IF children reached the end of their primary years reading the way they move, there would be a public outcry, according to a senior lecturer in physical education at Edinburgh University.
"If you go into school and read once or twice a week and that is the only reading you do, will you become a good reader? I don't know. But if you look at everything that is happening, say in England in terms of literacy and numeracy, it's daily, it's an hour, it's work at home," Mike Jess says.
Most pupils take part in PE only a couple of times a week and that is not enough, he insists. "To learn to move effectively, they need to practise."
Activities, such as jumping, running, catching, throwing and balancing need to be learnt in a programme of basic movements, the head of Edinburgh University's proposed child movement centre maintains.
It's a familiar refrain among secondary PE teachers that many pupils coming up from primary might almost be classed as physically illiterate. Mr Jess, who has taught PE in primary and secondary in Fife, accepts there is ample anecdotal evidence of how poorly physically skilled children are but little hard evidence.
That knowledge gap will hopefully be plugged by the extensive research he is involved in north and south of the border to highlight the basic skills and motivation young people need to open up sporting and recreational activities in their youth and later life.
"A lot of the research we are doing shows that when children, particularly girls, get into adolescence they drop out because they are able to make a decision. A lot of that relates to motivation and how they feel about themselves. Our research is looking at the link between movement competence and perceptions of that movement competence and how that relates to participation and staying involved," he says.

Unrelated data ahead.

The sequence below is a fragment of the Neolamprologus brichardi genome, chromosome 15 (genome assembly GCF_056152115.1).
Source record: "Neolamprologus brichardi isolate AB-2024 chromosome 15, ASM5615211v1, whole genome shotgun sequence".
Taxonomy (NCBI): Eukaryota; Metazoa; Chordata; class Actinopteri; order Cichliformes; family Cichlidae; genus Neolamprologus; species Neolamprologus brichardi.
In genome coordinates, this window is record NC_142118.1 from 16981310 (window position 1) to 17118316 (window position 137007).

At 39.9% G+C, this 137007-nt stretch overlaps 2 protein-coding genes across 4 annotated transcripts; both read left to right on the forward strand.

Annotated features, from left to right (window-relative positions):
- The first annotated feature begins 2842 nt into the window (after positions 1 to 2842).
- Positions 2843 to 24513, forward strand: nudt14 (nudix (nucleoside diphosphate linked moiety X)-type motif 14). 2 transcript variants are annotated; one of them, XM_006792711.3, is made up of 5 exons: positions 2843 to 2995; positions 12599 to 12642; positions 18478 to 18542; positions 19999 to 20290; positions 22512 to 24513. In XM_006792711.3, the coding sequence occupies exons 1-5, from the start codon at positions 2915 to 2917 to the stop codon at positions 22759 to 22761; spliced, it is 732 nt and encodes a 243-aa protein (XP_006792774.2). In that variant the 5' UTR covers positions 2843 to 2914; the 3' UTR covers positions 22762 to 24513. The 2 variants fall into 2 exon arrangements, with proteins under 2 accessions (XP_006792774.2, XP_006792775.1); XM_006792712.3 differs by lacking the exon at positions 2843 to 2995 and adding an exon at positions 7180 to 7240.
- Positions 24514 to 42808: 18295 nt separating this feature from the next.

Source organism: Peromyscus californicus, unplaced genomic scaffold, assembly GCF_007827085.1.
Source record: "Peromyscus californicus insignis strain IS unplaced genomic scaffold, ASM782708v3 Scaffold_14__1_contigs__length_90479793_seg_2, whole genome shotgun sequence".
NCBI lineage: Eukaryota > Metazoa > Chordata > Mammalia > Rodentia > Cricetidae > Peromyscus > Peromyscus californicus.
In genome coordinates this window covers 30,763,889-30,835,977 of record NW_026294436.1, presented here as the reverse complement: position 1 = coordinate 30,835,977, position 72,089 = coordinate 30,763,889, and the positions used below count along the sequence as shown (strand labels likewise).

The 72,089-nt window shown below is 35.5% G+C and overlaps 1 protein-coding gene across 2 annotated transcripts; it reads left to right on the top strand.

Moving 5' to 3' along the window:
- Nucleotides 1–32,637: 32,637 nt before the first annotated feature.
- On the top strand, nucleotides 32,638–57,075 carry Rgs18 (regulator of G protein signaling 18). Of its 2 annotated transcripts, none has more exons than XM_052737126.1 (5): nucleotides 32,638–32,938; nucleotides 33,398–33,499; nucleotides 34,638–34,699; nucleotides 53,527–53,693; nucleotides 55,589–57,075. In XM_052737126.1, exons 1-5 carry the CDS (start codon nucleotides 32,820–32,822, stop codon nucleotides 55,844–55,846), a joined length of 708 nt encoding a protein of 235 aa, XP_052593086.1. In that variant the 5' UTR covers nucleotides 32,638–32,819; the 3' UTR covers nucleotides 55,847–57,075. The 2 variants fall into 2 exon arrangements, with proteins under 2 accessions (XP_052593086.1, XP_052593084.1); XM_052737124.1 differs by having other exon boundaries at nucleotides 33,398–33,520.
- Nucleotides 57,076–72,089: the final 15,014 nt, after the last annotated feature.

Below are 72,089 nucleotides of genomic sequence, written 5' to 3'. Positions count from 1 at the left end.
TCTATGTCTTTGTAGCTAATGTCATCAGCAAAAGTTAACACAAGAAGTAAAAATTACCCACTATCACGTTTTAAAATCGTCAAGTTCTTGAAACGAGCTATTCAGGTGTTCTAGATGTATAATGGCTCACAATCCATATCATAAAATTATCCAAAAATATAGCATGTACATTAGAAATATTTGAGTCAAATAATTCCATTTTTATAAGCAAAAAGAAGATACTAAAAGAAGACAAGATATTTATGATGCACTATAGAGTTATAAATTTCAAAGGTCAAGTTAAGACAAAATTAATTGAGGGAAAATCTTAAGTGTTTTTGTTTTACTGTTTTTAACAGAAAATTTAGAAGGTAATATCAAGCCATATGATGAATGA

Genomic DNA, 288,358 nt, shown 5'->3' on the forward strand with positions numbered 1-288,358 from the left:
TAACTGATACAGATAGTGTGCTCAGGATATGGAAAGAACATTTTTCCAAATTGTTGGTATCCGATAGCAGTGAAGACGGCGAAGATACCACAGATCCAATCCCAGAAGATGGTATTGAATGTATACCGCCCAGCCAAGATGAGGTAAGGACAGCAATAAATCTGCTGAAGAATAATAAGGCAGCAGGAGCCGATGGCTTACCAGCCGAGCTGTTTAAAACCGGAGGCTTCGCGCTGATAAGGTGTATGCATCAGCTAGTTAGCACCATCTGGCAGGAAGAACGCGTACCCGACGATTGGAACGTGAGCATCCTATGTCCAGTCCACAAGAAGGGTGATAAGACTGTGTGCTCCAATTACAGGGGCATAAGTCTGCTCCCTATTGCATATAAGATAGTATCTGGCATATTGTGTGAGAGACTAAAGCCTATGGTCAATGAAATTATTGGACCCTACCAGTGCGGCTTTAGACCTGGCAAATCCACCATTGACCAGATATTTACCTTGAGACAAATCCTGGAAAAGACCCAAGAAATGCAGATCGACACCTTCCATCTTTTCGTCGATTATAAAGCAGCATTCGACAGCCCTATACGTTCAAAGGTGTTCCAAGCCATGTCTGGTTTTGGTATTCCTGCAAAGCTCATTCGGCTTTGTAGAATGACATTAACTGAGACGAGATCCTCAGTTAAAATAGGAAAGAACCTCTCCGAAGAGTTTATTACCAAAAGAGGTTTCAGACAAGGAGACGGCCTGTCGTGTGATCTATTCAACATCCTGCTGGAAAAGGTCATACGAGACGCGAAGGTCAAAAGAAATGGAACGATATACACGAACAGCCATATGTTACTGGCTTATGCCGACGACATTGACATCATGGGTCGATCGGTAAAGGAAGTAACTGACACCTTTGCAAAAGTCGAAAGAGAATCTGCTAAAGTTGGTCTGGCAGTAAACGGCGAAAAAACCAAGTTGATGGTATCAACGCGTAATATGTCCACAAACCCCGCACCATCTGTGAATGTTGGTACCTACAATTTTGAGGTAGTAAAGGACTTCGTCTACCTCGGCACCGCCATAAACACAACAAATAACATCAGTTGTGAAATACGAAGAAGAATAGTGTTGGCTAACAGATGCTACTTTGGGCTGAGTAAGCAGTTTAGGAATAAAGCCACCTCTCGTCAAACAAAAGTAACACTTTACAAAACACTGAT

Mr Jess's point is simple - if expensive and controversial. Turn the focus of physical education on to the primary years, just as early intervention in literacy and numeracy aims to raise standards in the longer term. For the past 15 years or more, the emphasis in PE has been on secondary and certification while in primary it is part of expressive arts and "gets lost".
From rcent experience with community sports colleges south of the border, Mr Jess believes there is much to commend the model of linking schools closely to clubs. Mr Jess is not a fan of early specialisation for the talented, a move advocated by the major sports bodies keen to recruit as early as possible in a competing market. Instead he is working on multi-activity programmes that improve children's athletic base and underpin deeper involvement at a later age.
"If lifelong participation and talent development are to be an achievable aim we need to focus on the primary years. That is where it starts. We need developmental programmes, not only in movement but in terms of knowledge and motivation.
"It's not about letting the kids play and leaving it to chance; it's not about early specialisation; it's having a strategic approach."
He adds: "The model still tends to be that we train secondary PE teachers and part of their job is primary. But most people that coach youth sport have started off either as PE teachers or worked with older people and moved their way down. Parents get involved and work their way through."
Mr Jess is not a great believer in daily PE if it is not accompanied by expert teaching over a long period. However, he admits that career patterns present difficulties for primary PE specialists.
Instead, Mr Jess argues that a primary PE specialist should be based in the community. "I would love to see lots of people out there working in clusters and communities and liaising with secondaries," he says, acknowledging that there would be widespread repercussions for professional training.
Emphasis on the pre-adolescent base would also end the "piecemeal, pot luck" approach Scotland currently has to identifying talent. "The reason for that is maturation. The big kid at the age of 11 will not necessarily be the big kid at 15 or 18. It's only when they get to 16 we have a better idea," Mr Jess says.
If the rumpus earlier this year in North Lanarkshire about abandoning 11-a side football for primary-age kids is a Scottish barometer, the Jess solutions seem detached from the reality of sporting traditions. But at least someone is raising the big questions.